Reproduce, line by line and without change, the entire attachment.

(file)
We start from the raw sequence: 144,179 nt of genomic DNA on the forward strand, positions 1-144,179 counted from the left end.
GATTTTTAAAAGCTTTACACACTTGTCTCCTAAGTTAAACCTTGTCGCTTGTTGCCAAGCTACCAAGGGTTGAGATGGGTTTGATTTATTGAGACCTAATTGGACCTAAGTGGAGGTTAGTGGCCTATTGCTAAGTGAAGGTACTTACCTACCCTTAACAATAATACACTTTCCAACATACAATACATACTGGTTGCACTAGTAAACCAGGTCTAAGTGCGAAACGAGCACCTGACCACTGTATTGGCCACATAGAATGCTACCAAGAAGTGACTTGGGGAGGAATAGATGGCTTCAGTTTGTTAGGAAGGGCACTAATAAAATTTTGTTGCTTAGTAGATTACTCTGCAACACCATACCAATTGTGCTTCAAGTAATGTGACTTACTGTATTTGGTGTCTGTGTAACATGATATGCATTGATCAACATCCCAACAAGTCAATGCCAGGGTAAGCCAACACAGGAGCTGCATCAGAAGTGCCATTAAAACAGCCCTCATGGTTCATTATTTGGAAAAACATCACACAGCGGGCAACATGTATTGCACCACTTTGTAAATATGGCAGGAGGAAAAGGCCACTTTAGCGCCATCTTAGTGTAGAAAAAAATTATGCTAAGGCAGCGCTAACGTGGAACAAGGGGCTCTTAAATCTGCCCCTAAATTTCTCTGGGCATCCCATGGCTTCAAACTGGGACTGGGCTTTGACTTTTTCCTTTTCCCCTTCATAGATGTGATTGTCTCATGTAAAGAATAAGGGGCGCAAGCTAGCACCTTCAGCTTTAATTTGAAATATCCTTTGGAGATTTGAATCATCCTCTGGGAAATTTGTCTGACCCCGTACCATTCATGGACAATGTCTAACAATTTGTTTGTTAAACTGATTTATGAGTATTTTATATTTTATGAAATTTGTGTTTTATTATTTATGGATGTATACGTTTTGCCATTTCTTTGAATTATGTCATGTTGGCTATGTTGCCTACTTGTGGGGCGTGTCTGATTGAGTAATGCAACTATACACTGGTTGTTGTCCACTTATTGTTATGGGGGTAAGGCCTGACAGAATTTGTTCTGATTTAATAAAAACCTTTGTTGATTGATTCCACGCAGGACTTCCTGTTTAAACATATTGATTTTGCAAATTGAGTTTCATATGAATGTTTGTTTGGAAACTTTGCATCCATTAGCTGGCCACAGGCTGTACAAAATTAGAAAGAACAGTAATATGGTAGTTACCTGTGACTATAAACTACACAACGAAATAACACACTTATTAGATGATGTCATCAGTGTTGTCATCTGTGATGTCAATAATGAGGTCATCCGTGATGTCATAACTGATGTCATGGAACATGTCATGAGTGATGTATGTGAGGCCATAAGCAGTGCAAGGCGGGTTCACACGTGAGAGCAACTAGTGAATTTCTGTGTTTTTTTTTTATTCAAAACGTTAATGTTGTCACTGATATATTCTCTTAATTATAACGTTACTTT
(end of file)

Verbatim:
We start from the raw sequence: 144,179 nt of genomic DNA on the forward strand, positions 1-144,179 counted from the left end.
GATTTTTAAAAGCTTTACACACTTGTCTCCTAAGTTAAACCTTGTCGCTTGTTGCCAAGCTACCAAGGGTTGAGATGGGTTTGATTTATTGAGACCTAATTGGACCTAAGTGGAGGTTAGTGGCCTATTGCTAAGTGAAGGTACTTACCTACCCTTAACAATAATACACTTTCCAACATACAATACATACTGGTTGCACTAGTAAACCAGGTCTAAGTGCGAAACGAGCACCTGACCACTGTATTGGCCACATAGAATGCTACCAAGAAGTGACTTGGGGAGGAATAGATGGCTTCAGTTTGTTAGGAAGGGCACTAATAAAATTTTGTTGCTTAGTAGATTACTCTGCAACACCATACCAATTGTGCTTCAAGTAATGTGACTTACTGTATTTGGTGTCTGTGTAACATGATATGCATTGATCAACATCCCAACAAGTCAATGCCAGGGTAAGCCAACACAGGAGCTGCATCAGAAGTGCCATTAAAACAGCCCTCATGGTTCATTATTTGGAAAAACATCACACAGCGGGCAACATGTATTGCACCACTTTGTAAATATGGCAGGAGGAAAAGGCCACTTTAGCGCCATCTTAGTGTAGAAAAAAATTATGCTAAGGCAGCGCTAACGTGGAACAAGGGGCTCTTAAATCTGCCCCTAAATTTCTCTGGGCATCCCATGGCTTCAAACTGGGACTGGGCTTTGACTTTTTCCTTTTCCCCTTCATAGATGTGATTGTCTCATGTAAAGAATAAGGGGCGCAAGCTAGCACCTTCAGCTTTAATTTGAAATATCCTTTGGAGATTTGAATCATCCTCTGGGAAATTTGTCTGACCCCGTACCATTCATGGACAATGTCTAACAATTTGTTTGTTAAACTGATTTATGAGTATTTTATATTTTATGAAATTTGTGTTTTATTATTTATGGATGTATACGTTTTGCCATTTCTTTGAATTATGTCATGTTGGCTATGTTGCCTACTTGTGGGGCGTGTCTGATTGAGTAATGCAACTATACACTGGTTGTTGTCCACTTATTGTTATGGGGGTAAGGCCTGACAGAATTTGTTCTGATTTAATAAAAACCTTTGTTGATTGATTCCACGCAGGACTTCCTGTTTAAACATATTGATTTTGCAAATTGAGTTTCATATGAATGTTTGTTTGGAAACTTTGCATCCATTAGCTGGCCACAGGCTGTACAAAATTAGAAAGAACAGTAATATGGTAGTTACCTGTGACTATAAACTACACAACGAAATAACACACTTATTAGATGATGTCATCAGTGTTGTCATCTGTGATGTCAATAATGAGGTCATCCGTGATGTCATAACTGATGTCATGGAACATGTCATGAGTGATGTATGTGAGGCCATAAGCAGTGCAAGGCGGGTTCACACGTGAGAGCAACTAGTGAATTTCTGTGTTTTTTTTTTATTCAAAACGTTAATGTTGTCACTGATATATTCTCTTAATTATAACGTTACTTT